Consumer/Credit Card Debt Defense
Are you facing a debt collections lawsuit? The reality of this recession is that many are falling behind on their bills. If you have been sued on a consumer debt account please contact my office. You have options. We can fight this case. Don't let the collection agents or opposing counsel scare you. Fear can keep you from making the right decision. Contact my office now so I can answer your questions.
Here are some answers to frequently asked questions.
"I've been served with a collections lawsuit, what should I do?"
Contact my office immediately. If you do not file a timely answer the court will award a "default" judgment. In addition the original debt amount the court may add thousands in attorney's fees and costs.
"If I owe the money why should I fight the case?"
No one is proud about being in debt. Do not let feelings of guilt keep you from making the right decision. Believing you owe the money does not mean that the plaintiff can prove their case. Did you sign a contract? Is that contract valid? Did you agree to every interest rate change and penalty? There are many ways to fight a debt case. I will be happy to discuss your options with you.
"How much does this cost?"
The consultation is free. The fee for representation depends on the total amount owed.
Texas and Federal law both forbid unfair debt collection practices. Often, greedy immoral debt collectors ignore your rights and willfully violate these statues. Phone harassment is the most common, but not only way creditors bully debtors. Call today if you are the victim of an unscrupulous debt collector.
The Texas Fair Debt Collection Act forbids practices such as-Harassment
Debt collectors may not harass, oppress, or abuse you or any third parties they contact. For example, debt collectors may not:
- use threats of violence or harm
- publish a list of consumers who refuse to pay their debts (except to a credit bureau)
- use obscene or profane language
- repeatedly use the telephone to annoy someone
Debt collectors may not use any false or misleading statements when collecting a debt. For example, debt collectors may not:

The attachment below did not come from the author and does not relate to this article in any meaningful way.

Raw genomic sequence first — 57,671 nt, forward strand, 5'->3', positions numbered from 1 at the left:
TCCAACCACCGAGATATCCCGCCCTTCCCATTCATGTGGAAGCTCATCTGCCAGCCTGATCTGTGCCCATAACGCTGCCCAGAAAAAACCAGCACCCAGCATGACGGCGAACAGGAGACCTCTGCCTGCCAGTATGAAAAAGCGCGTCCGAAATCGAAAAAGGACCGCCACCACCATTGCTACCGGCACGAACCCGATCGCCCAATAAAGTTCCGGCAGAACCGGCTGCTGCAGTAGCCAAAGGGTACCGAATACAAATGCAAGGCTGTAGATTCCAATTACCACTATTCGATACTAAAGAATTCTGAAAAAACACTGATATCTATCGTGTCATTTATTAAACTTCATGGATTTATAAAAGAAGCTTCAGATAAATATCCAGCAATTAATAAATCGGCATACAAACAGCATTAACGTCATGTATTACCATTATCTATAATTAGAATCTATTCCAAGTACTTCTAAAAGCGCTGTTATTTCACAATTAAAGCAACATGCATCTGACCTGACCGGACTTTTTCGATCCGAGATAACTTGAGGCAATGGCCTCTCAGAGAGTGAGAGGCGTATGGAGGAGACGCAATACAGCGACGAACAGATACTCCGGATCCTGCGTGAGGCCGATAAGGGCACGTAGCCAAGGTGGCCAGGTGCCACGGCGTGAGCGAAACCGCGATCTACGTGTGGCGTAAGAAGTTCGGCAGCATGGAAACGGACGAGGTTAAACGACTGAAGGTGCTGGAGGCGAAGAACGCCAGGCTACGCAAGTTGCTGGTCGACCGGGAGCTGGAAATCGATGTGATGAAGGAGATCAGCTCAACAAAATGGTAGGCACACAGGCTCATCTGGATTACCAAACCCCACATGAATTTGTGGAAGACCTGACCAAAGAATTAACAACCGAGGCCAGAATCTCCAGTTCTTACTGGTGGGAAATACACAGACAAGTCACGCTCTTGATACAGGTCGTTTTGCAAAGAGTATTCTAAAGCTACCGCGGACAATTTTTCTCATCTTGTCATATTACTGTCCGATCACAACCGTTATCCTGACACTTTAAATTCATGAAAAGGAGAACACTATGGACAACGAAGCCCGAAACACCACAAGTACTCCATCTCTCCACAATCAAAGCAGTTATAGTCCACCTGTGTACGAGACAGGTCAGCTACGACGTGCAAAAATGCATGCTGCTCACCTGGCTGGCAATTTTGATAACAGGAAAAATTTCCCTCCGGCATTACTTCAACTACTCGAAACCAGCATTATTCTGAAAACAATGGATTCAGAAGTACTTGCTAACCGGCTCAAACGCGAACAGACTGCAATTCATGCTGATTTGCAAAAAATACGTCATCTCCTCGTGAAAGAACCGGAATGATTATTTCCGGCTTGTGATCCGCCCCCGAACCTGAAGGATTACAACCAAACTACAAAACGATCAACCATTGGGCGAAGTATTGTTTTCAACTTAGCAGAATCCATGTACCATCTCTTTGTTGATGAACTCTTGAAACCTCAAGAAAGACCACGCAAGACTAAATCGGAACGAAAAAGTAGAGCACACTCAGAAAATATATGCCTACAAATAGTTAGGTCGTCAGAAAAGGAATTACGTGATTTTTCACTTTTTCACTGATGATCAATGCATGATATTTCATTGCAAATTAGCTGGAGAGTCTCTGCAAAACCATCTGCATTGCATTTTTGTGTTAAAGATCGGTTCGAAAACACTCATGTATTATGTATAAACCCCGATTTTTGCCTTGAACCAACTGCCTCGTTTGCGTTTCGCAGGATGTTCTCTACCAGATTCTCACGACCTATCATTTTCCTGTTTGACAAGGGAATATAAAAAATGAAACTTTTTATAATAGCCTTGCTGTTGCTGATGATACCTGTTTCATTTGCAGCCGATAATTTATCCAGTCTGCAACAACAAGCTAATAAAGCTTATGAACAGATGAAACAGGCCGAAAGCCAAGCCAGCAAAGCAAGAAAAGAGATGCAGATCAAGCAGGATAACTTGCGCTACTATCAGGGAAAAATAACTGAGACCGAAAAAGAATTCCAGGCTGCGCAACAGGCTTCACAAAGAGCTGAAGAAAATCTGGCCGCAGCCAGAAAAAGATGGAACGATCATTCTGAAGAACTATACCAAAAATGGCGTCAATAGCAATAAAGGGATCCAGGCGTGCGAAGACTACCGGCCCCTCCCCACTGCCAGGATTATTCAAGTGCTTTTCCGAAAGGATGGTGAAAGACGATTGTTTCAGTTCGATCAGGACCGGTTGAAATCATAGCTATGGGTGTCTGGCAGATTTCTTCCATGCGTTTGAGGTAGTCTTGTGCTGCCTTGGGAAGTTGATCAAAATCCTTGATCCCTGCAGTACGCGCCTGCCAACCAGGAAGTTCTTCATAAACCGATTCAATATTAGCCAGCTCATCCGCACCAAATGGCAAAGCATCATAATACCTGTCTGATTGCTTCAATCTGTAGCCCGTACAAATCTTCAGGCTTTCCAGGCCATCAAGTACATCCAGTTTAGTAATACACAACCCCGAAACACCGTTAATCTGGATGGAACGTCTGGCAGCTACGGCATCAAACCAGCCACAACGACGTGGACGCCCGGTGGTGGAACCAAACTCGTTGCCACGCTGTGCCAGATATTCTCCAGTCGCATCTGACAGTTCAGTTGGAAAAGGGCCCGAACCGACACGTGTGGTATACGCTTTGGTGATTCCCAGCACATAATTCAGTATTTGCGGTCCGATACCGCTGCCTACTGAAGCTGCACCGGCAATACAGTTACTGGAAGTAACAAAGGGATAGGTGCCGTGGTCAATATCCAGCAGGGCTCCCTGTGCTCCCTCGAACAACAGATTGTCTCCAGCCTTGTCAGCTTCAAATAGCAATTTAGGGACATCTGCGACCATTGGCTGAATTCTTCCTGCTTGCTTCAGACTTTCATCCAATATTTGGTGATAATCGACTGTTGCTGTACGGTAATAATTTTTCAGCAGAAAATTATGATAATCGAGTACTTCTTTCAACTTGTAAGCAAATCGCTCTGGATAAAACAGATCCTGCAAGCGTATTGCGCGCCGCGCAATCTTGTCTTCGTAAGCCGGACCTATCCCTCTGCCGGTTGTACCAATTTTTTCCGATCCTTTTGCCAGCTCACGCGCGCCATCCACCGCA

- falsely imply that they are attorneys or government representatives
- falsely imply that you have committed a crime
- falsely represent that they operate or work for a credit bureau
- misrepresent the amount of your debt
- indicate that papers being sent to you are legal forms when they are not
- indicate that papers being sent to you are not legal forms when they are
Debt collectors also may not state that:
- you will be arrested if you do not pay your debt
- they will seize, garnish, attach, or sell your property or wages, unless the collection agency or creditor intends to do so, and it is legal to do so
- actions, such as a lawsuit, will be taken against you, when such action legally may not be taken, or when they do not intend to take such action
Further, debt collectors may not:
- give false credit information about you to anyone, including a credit bureau
- send you anything that looks like an official document from a court or government agency when it is not
- use a false name
Debt collectors may not engage in unfair practices when they try to collect a debt. For example, collectors may not:
- collect any amount greater than your debt, unless your state law permits such a charge
- deposit a post-dated check prematurely
- use deception to make you accept collect calls or pay for telegrams
- take or threaten to take your property unless this can be done legally
- contact you by postcard
For more information on credit card debt defense cases: